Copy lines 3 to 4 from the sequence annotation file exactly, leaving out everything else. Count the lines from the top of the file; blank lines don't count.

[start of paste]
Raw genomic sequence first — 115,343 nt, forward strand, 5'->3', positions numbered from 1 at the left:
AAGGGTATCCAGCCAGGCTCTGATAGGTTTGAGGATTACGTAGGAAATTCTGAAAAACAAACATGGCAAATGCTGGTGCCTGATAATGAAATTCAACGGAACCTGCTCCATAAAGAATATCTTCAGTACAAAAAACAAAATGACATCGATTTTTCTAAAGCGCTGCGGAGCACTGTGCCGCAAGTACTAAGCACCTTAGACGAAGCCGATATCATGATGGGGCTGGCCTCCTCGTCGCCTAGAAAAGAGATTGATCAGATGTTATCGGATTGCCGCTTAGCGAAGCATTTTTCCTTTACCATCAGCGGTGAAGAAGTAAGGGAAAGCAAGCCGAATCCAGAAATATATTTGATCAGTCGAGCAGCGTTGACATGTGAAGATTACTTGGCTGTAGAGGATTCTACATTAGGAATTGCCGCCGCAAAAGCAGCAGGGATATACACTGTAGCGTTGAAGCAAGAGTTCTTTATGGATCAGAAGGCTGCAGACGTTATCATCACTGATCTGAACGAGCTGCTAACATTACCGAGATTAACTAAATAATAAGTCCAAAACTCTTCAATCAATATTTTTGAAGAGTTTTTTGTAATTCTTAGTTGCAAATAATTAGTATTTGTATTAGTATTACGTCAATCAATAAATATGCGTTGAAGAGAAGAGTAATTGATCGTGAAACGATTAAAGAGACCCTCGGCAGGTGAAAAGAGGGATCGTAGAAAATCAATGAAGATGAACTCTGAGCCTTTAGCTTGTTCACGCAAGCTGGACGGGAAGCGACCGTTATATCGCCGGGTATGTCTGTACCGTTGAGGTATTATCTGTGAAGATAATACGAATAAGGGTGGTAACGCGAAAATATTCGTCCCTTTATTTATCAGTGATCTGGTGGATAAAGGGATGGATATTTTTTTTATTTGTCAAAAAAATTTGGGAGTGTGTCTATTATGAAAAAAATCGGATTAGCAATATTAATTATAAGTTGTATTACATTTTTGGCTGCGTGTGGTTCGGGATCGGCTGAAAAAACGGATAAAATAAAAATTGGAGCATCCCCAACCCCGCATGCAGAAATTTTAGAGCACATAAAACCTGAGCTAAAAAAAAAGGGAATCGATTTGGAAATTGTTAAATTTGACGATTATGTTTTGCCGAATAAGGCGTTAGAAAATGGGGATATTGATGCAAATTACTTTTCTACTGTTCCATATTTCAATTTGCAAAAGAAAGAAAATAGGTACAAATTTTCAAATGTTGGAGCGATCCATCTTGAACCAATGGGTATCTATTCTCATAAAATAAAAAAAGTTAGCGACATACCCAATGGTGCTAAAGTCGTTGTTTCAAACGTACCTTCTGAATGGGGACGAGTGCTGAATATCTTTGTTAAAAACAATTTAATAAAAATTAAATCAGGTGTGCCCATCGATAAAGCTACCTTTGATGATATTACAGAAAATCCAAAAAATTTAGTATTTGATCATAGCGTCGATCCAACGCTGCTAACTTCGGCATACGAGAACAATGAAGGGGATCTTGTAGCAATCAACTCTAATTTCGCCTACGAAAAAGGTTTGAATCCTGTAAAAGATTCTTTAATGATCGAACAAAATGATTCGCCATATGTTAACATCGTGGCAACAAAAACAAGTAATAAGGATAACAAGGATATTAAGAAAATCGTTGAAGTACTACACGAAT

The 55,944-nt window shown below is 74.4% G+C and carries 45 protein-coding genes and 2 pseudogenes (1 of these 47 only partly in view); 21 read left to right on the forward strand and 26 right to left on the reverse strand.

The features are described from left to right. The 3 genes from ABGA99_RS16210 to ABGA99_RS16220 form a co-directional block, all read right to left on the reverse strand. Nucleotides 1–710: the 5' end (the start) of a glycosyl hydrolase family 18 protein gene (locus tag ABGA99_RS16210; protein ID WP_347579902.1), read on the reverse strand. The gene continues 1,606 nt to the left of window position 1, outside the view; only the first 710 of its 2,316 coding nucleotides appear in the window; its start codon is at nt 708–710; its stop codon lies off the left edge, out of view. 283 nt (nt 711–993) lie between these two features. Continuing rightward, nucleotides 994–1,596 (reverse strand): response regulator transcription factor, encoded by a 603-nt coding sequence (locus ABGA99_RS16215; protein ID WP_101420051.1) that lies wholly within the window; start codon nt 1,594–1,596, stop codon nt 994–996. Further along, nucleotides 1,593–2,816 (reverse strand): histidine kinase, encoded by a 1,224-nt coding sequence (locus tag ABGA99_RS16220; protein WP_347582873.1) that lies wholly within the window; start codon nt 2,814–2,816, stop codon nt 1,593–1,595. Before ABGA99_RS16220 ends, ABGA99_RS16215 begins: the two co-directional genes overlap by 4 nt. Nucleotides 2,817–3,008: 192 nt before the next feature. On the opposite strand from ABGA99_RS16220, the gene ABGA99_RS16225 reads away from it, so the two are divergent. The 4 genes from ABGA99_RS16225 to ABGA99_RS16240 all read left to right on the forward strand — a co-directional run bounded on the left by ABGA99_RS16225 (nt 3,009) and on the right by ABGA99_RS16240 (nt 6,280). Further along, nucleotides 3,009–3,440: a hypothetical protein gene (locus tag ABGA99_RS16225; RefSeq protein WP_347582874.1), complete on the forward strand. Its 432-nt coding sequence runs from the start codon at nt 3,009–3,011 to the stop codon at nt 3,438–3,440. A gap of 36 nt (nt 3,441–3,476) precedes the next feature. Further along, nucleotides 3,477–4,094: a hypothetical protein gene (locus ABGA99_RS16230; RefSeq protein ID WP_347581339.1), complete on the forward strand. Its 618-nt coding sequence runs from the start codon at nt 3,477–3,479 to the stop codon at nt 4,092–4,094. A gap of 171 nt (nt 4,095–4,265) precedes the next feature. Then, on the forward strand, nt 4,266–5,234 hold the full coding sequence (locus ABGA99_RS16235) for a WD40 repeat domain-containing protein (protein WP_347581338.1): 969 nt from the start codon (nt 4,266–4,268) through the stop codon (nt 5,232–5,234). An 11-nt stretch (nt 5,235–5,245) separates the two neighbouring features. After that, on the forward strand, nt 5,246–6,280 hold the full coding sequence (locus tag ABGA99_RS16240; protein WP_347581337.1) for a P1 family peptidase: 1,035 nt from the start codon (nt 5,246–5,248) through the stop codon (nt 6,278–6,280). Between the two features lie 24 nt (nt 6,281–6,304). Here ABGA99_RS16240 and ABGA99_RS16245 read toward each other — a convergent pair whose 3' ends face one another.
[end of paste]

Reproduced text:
The 55,944-nt window shown below is 74.4% G+C and carries 45 protein-coding genes and 2 pseudogenes (1 of these 47 only partly in view); 21 read left to right on the forward strand and 26 right to left on the reverse strand.

The features are described from left to right. The 3 genes from ABGA99_RS16210 to ABGA99_RS16220 form a co-directional block, all read right to left on the reverse strand. Nucleotides 1–710: the 5' end (the start) of a glycosyl hydrolase family 18 protein gene (locus tag ABGA99_RS16210; protein ID WP_347579902.1), read on the reverse strand. The gene continues 1,606 nt to the left of window position 1, outside the view; only the first 710 of its 2,316 coding nucleotides appear in the window; its start codon is at nt 708–710; its stop codon lies off the left edge, out of view. 283 nt (nt 711–993) lie between these two features. Continuing rightward, nucleotides 994–1,596 (reverse strand): response regulator transcription factor, encoded by a 603-nt coding sequence (locus ABGA99_RS16215; protein ID WP_101420051.1) that lies wholly within the window; start codon nt 1,594–1,596, stop codon nt 994–996. Further along, nucleotides 1,593–2,816 (reverse strand): histidine kinase, encoded by a 1,224-nt coding sequence (locus tag ABGA99_RS16220; protein WP_347582873.1) that lies wholly within the window; start codon nt 2,814–2,816, stop codon nt 1,593–1,595. Before ABGA99_RS16220 ends, ABGA99_RS16215 begins: the two co-directional genes overlap by 4 nt. Nucleotides 2,817–3,008: 192 nt before the next feature. On the opposite strand from ABGA99_RS16220, the gene ABGA99_RS16225 reads away from it, so the two are divergent. The 4 genes from ABGA99_RS16225 to ABGA99_RS16240 all read left to right on the forward strand — a co-directional run bounded on the left by ABGA99_RS16225 (nt 3,009) and on the right by ABGA99_RS16240 (nt 6,280). Further along, nucleotides 3,009–3,440: a hypothetical protein gene (locus tag ABGA99_RS16225; RefSeq protein WP_347582874.1), complete on the forward strand. Its 432-nt coding sequence runs from the start codon at nt 3,009–3,011 to the stop codon at nt 3,438–3,440. A gap of 36 nt (nt 3,441–3,476) precedes the next feature. Further along, nucleotides 3,477–4,094: a hypothetical protein gene (locus ABGA99_RS16230; RefSeq protein ID WP_347581339.1), complete on the forward strand. Its 618-nt coding sequence runs from the start codon at nt 3,477–3,479 to the stop codon at nt 4,092–4,094. A gap of 171 nt (nt 4,095–4,265) precedes the next feature. Then, on the forward strand, nt 4,266–5,234 hold the full coding sequence (locus ABGA99_RS16235) for a WD40 repeat domain-containing protein (protein WP_347581338.1): 969 nt from the start codon (nt 4,266–4,268) through the stop codon (nt 5,232–5,234). An 11-nt stretch (nt 5,235–5,245) separates the two neighbouring features. After that, on the forward strand, nt 5,246–6,280 hold the full coding sequence (locus tag ABGA99_RS16240; protein WP_347581337.1) for a P1 family peptidase: 1,035 nt from the start codon (nt 5,246–5,248) through the stop codon (nt 6,278–6,280). Between the two features lie 24 nt (nt 6,281–6,304). Here ABGA99_RS16240 and ABGA99_RS16245 read toward each other — a convergent pair whose 3' ends face one another.